It's only a matter of time before terrorists target a big city with an explosive that includes radioactive material.
If North Korea restarts its nuclear facilities, the near-term threat will change little, but the possibility that the country could eventually enlarge its nuclear arsenal grows.
How the North Korean nuclear test confirms the world's ability to monitor the Comprehensive Test Ban Treaty.
The Bulletin's Science and Security Board announces that the minute hand of the Doomsday Clock remains at five minutes to midnight. In this open letter to US President Barack Obama, the Board highlights what initiatives in 2013 could help turn back the Clock.
In early December, the US National Nuclear Security Administration conducted Pollux, the nation's 27th subcritical experiment since it ended nuclear tests in 1992. In this month's "Explain This," the Bulletin turns to Princeton's Frank von Hippel to provide background on these experiments.
What it means -- and doesn't -- that North Korea launched its Unha-3 rocket and successfully placed a satellite into orbit.
Atomic Comics tells the story of the nuclear age through the comic books that made it comprehensible to the masses, raising a provocative question: Could pop culture be the most effective method of warning the public about existential dangers?
A former colonel in the US Air Force recalls his efforts to prepare then-brand-new Titan I missiles based in Idaho for use during the Cuban Missile Crisis -- as his wife prepared to give birth to a son.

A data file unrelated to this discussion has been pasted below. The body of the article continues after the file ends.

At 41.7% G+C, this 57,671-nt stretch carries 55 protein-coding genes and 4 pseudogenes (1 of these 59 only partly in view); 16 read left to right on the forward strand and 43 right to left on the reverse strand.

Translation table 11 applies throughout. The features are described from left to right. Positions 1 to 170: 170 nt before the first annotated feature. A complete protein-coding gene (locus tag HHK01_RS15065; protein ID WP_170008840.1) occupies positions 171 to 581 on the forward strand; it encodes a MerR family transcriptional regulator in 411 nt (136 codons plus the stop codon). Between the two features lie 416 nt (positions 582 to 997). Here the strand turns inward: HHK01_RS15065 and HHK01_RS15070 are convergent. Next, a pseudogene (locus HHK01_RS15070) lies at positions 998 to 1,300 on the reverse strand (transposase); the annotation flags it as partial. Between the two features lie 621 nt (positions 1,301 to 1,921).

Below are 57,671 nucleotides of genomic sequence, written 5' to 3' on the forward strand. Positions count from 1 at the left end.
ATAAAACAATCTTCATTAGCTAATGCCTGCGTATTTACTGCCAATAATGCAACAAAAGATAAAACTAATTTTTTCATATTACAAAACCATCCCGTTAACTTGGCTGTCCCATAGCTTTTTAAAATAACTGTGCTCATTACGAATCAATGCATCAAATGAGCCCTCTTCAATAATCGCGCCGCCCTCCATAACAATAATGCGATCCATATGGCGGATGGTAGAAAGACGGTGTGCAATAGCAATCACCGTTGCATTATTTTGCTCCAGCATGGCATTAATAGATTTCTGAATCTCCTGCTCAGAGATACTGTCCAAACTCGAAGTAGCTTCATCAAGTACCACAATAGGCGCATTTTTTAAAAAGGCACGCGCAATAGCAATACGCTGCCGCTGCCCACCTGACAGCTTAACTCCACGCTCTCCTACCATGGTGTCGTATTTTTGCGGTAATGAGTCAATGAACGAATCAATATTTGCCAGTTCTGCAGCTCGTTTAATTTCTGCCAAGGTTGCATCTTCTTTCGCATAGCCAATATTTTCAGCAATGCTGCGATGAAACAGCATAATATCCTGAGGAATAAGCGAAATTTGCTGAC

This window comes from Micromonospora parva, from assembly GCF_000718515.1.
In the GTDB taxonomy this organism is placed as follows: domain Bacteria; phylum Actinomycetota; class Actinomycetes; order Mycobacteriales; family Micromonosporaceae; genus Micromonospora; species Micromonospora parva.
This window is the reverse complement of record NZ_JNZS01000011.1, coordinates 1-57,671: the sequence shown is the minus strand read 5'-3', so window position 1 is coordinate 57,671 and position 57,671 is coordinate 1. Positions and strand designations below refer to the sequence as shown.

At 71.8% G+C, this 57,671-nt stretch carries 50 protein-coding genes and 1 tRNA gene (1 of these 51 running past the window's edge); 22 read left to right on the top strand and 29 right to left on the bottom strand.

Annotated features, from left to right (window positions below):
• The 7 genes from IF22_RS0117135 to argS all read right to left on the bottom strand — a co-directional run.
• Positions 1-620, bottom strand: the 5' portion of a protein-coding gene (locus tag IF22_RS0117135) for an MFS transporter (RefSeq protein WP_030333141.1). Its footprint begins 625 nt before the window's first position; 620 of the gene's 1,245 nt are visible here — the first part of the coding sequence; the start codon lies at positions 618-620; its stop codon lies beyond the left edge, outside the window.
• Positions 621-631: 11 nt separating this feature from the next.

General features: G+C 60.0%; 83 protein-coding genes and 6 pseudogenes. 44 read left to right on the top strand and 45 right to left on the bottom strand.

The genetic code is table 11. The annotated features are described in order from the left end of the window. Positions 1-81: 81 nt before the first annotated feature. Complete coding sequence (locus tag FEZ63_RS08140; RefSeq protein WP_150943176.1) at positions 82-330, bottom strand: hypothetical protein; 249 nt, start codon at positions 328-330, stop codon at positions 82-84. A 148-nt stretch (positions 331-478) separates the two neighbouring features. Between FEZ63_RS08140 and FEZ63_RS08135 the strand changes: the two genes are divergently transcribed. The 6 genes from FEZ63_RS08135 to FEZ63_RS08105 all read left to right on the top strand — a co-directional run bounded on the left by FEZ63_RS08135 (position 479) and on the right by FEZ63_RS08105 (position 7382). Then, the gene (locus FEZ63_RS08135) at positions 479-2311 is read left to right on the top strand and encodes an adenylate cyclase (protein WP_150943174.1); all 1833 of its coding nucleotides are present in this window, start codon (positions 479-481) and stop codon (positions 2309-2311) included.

A former colonel of the Soviet Strategic Rocket Forces recalls the wrenching emotions he experienced as he helped to prepare a missile base in the Ural Mountains for an attack on the United States during the Cuban Missile Crisis.
Current Science and Security Board and Board of Sponsors members -- those who together decide the time of the Doomsday Clock -- share their personal memories or personal reflections of the Cuban Missile Crisis.
An unassuming UN secretary-general from Burma enabled the United States and the Soviet Union to take a step back from the nuclear brink.
Adapting old concepts of arms control to Web 2.0.
A closer look at the Punggye-ri nuclear test site using commercial satellite imagery and Google Earth.
A dangerous new enrichment technology called SILEX threatens to enhance the ability of countries to make nuclear weapons. The US government is turning a blind eye to the problem -- for the near exclusive benefit of a few, mostly foreign corporations.
Our antinuclear ancestors insisted that humanity must move beyond just the abolition of nuclear weapons and move toward the prohibition of armies, the elimination of tribal enclaves, and the abolition of war itself.
In Chicago, NATO members finalized their Afghanistan plans. But they did not adequately deal with other major issues -- especially tactical nuclear weapons and missile defense -- and so failed to dispel doubts about the alliance's long-term value.
Ahead of NATO's summit in Chicago, Russian military experts say fast interceptor missiles in northern Europe and flexibility of design make the West's missile defense plans potentially destabilizing.
India's successful launch of the Agni-5 missile is just the latest display of the country's expanding defense establishment. India's intensive modernization of its nuclear weapons program is worth a closer look -- especially in light of the nation's call for disarmament.